Friday, May 05, 2006

No Recounts for DuPage County

From your Chicago Tribune:
For decades, the DuPage County Election Commission has failed to seek permission from a state office before destroying key polling machine records detailing how residents voted, said an official from the Illinois secretary of state's office.

Other election authorities comply by asking the Local Records Commission, a division of the secretary's office, said Gloria Huston, archival program administrator for the Records Management Section of the Illinois State Archives.

The Local Records Act states that "no public record shall be disposed of by any local governmental agency unless written approval of the Local Records Commission is first obtained." A violation is a felony, according to state statute. ***

Melissa Urda and Jean Kaczmarek, co-chairwomen of the DuPage Chapter of the Illinois Ballot Integrity Project, a non-partisan election watchdog group, came across the issue as they sought "poll tapes" for the November 2004 election. They were hoping to check the accuracy of optical scan voting machines made by Diebold Inc., a lightning rod for controversy because its former chairman is a supporter of President Bush. They have not been permitted to do so.

Poll tapes are the printouts made from the machines the evening of an election after the machine has read all the ballots and tallied the votes on its internal computer.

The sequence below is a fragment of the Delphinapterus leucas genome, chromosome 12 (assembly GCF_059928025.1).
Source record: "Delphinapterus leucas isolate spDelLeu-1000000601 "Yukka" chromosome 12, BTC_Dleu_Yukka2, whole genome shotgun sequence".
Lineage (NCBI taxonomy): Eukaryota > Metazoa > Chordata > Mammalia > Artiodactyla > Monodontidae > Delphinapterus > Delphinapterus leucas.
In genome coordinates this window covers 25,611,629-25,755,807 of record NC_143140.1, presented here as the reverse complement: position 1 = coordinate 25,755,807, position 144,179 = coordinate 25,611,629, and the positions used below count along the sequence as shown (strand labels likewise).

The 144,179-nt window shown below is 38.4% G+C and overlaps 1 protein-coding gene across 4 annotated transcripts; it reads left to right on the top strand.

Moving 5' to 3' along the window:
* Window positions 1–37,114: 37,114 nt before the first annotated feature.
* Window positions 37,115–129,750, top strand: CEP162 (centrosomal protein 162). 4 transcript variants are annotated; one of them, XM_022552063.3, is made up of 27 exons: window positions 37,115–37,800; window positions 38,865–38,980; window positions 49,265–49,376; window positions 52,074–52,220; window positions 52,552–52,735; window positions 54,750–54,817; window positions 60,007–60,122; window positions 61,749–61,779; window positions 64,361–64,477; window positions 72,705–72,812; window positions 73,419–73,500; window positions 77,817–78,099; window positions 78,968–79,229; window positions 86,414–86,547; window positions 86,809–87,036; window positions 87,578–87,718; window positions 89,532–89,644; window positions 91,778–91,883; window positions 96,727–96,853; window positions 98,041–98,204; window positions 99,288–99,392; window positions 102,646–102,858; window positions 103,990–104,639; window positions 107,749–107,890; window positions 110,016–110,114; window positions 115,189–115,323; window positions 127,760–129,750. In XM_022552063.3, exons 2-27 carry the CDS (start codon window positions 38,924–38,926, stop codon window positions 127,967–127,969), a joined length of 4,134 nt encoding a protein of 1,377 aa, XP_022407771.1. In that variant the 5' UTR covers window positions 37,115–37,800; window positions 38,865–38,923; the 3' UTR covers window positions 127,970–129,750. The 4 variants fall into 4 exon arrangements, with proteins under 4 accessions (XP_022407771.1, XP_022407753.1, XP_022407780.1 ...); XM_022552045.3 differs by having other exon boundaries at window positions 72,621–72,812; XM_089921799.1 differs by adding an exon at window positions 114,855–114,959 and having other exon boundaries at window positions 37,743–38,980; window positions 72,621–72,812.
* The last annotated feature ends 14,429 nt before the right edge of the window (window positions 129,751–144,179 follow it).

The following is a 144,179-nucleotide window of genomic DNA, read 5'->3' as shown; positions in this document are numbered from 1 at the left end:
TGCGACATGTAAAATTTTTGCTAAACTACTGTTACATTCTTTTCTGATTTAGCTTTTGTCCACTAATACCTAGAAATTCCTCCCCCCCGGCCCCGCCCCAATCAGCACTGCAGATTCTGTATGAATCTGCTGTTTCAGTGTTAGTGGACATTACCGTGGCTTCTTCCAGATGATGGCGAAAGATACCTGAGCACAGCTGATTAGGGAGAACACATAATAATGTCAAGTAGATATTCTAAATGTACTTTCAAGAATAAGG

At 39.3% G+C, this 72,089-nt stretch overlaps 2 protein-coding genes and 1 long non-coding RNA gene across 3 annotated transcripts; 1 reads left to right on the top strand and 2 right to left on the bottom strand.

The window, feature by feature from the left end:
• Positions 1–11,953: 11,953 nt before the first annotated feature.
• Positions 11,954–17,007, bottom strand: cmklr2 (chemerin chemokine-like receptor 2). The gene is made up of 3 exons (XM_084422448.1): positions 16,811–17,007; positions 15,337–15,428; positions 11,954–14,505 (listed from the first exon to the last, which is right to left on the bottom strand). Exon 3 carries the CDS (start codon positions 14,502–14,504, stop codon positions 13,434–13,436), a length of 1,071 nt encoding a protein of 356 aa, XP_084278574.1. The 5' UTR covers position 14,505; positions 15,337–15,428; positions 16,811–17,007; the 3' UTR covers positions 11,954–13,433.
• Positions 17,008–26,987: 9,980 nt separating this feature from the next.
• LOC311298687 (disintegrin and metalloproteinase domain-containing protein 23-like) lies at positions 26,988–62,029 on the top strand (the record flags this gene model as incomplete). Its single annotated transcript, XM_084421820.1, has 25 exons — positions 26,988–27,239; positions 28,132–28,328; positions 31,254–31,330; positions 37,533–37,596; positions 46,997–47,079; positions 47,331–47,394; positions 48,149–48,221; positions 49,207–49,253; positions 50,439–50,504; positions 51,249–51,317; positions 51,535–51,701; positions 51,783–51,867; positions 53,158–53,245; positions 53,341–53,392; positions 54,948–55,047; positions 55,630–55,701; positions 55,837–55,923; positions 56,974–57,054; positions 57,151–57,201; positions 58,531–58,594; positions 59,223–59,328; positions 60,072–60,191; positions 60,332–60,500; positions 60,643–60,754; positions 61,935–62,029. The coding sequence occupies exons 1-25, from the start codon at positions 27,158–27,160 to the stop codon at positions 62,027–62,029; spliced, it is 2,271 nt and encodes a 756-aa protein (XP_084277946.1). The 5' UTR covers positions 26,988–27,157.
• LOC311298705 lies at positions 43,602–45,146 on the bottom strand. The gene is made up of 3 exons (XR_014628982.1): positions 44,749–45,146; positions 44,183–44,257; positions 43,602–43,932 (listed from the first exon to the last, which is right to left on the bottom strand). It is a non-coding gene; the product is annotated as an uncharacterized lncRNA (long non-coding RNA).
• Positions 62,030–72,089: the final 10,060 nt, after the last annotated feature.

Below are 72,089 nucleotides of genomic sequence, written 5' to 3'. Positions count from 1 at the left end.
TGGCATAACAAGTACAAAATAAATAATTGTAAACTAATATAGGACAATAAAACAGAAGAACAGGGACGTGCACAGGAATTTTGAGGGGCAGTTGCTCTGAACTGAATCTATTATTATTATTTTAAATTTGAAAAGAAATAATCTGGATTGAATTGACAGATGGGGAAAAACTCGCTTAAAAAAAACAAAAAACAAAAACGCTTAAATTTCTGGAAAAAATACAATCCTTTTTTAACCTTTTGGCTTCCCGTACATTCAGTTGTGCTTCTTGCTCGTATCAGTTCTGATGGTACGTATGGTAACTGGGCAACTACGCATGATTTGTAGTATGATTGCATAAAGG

"The illegal destruction of records is a breach of public trust," Kaczmarek said. "If the commission has not been following the rule of law, how can we trust how they're conducting elections, particularly when the process is not transparent to the public?"

Neither the administrative nor the election code mentions "poll tapes" by name, but Huston says they are the modern "equivalent of a tally sheet." ***

In most of Illinois, county clerks oversee elections, though there are a few local election commissions. DuPage is the only countywide election commission. Formed in 1974, it is bipartisan and independent, although the county funds its roughly $4 million annual budget.

County clerks regularly seek permission from the state's Local Records Commission to destroy election-related records by filing what's known as a "records disposal certificate" with the agency, Huston said. Individual election commissions, such as those in Aurora and Peoria, also do this. The Chicago Board of Elections has filed 36 certificates requesting permission to destroy records since Jan. 1, 2003, Huston said.

In that same time, the Local Records Commission has gotten 568 requests to dispose of records from government offices in DuPage County, ranging from the Addison Fire Protection District to the county coroner. More than 60 came from countywide offices.

"That is a very good compliance rate," Huston said.

But the county Election Commission has "never filed a records disposal certificate" for poll tapes or any other documents, though it should have, Huston said. The Local Records Act defines public agencies as being "any court, and all parts, boards, departments, bureaus and commissions of any county, municipal corporation or political subdivision."

"It does not say, 'except the DuPage County Election Commission,'" Huston said.

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